Hunt fought depression and alcoholism and despite severe financial setbacks in his business life, approaching his mid-40s it seemed that he had overcome many of his demons (particularly alcohol and tobacco) and had finally achieved happiness. Happiness to Hunt included his new partner Helen, his clean health, his bicycle, his casual approach to dress, his two sons and his Austin A35 van. In an unlikely twist Hunt became a champion breeder of budgerigars and parrots. One of his parrots, Humbert, was cast as Captain Hook's bird in a West End production of Peter Pan, but was returned to Hunt because of the bird's intolerance to the actor playing Captain Hook.
Hunt made a brief appearance in the 1979 British silent slapstick comedy "The Plank." He also made an appearance on ITV's Police, Camera, Action! special Crash Test Racers in 2000; this was one of many interviews to be aired posthumously.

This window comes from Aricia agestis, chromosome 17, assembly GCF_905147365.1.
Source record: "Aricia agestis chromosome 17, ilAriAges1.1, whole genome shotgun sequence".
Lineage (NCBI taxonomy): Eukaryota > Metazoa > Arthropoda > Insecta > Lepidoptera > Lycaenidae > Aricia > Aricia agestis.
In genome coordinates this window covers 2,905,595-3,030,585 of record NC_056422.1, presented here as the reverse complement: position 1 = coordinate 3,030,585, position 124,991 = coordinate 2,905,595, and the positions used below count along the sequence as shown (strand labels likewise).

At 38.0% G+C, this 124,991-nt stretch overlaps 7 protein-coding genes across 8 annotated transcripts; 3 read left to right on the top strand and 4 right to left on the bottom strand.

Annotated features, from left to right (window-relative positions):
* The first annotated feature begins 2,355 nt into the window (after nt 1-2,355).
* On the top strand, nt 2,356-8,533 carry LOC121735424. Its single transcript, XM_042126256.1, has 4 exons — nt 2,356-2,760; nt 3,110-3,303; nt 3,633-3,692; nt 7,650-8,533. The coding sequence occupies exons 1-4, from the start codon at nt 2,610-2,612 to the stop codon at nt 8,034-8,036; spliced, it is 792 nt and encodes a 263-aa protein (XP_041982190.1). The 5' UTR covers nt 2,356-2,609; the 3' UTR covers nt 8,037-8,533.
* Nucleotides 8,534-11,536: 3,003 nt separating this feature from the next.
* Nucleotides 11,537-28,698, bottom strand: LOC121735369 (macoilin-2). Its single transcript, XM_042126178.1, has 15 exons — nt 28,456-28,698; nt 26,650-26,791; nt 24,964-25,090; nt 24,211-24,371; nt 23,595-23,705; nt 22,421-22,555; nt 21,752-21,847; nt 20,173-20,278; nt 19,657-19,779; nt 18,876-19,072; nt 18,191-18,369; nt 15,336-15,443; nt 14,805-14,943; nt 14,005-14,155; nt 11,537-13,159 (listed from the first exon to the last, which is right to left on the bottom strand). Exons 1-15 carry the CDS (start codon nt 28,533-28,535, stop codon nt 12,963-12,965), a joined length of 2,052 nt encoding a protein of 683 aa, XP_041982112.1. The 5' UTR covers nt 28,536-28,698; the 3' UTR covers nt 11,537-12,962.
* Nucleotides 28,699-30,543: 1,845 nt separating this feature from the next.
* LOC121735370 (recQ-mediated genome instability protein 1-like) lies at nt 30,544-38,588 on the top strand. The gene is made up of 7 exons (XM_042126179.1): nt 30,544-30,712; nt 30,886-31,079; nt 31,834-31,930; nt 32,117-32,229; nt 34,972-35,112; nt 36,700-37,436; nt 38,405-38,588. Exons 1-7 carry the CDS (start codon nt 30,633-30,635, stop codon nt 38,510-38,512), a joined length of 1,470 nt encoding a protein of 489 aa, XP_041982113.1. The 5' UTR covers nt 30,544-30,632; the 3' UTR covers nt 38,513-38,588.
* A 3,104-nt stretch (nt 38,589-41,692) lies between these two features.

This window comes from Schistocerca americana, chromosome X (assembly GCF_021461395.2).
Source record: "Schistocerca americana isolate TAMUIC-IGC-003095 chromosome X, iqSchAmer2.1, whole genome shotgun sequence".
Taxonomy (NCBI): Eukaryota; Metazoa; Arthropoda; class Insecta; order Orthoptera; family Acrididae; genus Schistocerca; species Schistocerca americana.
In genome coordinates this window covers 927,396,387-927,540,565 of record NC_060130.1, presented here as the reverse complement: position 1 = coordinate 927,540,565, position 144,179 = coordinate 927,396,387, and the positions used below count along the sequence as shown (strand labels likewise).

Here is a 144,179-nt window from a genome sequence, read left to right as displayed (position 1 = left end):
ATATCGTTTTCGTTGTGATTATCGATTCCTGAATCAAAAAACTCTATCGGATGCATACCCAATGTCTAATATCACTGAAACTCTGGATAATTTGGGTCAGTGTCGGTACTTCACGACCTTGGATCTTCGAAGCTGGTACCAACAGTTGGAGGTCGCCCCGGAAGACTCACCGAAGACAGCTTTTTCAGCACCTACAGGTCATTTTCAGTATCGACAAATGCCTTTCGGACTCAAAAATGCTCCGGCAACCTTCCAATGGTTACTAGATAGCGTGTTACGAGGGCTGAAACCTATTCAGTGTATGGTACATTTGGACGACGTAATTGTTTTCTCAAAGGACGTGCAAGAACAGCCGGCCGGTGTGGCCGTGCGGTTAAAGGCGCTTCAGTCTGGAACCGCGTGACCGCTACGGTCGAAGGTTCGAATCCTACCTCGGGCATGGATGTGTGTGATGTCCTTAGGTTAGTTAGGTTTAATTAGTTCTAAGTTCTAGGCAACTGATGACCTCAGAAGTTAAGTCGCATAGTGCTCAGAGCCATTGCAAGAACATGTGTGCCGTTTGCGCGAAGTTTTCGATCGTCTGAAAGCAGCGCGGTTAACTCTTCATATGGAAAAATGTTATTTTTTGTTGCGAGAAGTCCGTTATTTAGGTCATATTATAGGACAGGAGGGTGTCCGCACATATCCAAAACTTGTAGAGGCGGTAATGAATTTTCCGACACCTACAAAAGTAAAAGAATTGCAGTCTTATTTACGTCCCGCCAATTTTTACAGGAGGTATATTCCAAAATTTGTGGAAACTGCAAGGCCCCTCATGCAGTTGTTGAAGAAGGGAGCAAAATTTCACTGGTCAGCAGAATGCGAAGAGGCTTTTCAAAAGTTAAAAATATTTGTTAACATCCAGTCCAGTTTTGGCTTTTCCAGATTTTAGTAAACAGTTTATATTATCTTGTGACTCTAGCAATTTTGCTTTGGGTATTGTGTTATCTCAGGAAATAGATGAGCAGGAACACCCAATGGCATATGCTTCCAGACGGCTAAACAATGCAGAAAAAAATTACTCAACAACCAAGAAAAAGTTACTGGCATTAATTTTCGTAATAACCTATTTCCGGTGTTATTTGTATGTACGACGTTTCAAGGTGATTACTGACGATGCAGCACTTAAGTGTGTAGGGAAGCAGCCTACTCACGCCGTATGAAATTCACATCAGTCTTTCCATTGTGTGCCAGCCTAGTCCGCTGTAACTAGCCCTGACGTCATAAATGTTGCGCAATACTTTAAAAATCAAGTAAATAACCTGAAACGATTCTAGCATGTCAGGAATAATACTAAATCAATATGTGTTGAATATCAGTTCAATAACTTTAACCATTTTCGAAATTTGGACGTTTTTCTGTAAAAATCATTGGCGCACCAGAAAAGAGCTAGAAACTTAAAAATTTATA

Hunt died in 1993 at the age of 45, of a heart attack at his home in Wimbledon, only hours after proposing marriage to Helen. He was cremated at Putney Vale Crematorium.
Hunt's son Freddie Hunt competed in his first car race on 29 October 2006, and finished fourth overall. It is said he used the race to evaluate if he wished to become a racing driver professionally.After competing in the ADAC Formel Masters series in Germany in 2009, Freddie decided to retire from motor racing. Hunt's younger brother, David, also pursued a racing career, competing in British Formula Three and International Formula 3000 in the 1980s.
In early 2007, Formula One driver Kimi Räikkönen entered and won a snowmobile race in his native Finland under the name James Hunt. Räikkönen has openly admired the lifestyles of 1970s race car drivers such as Hunt.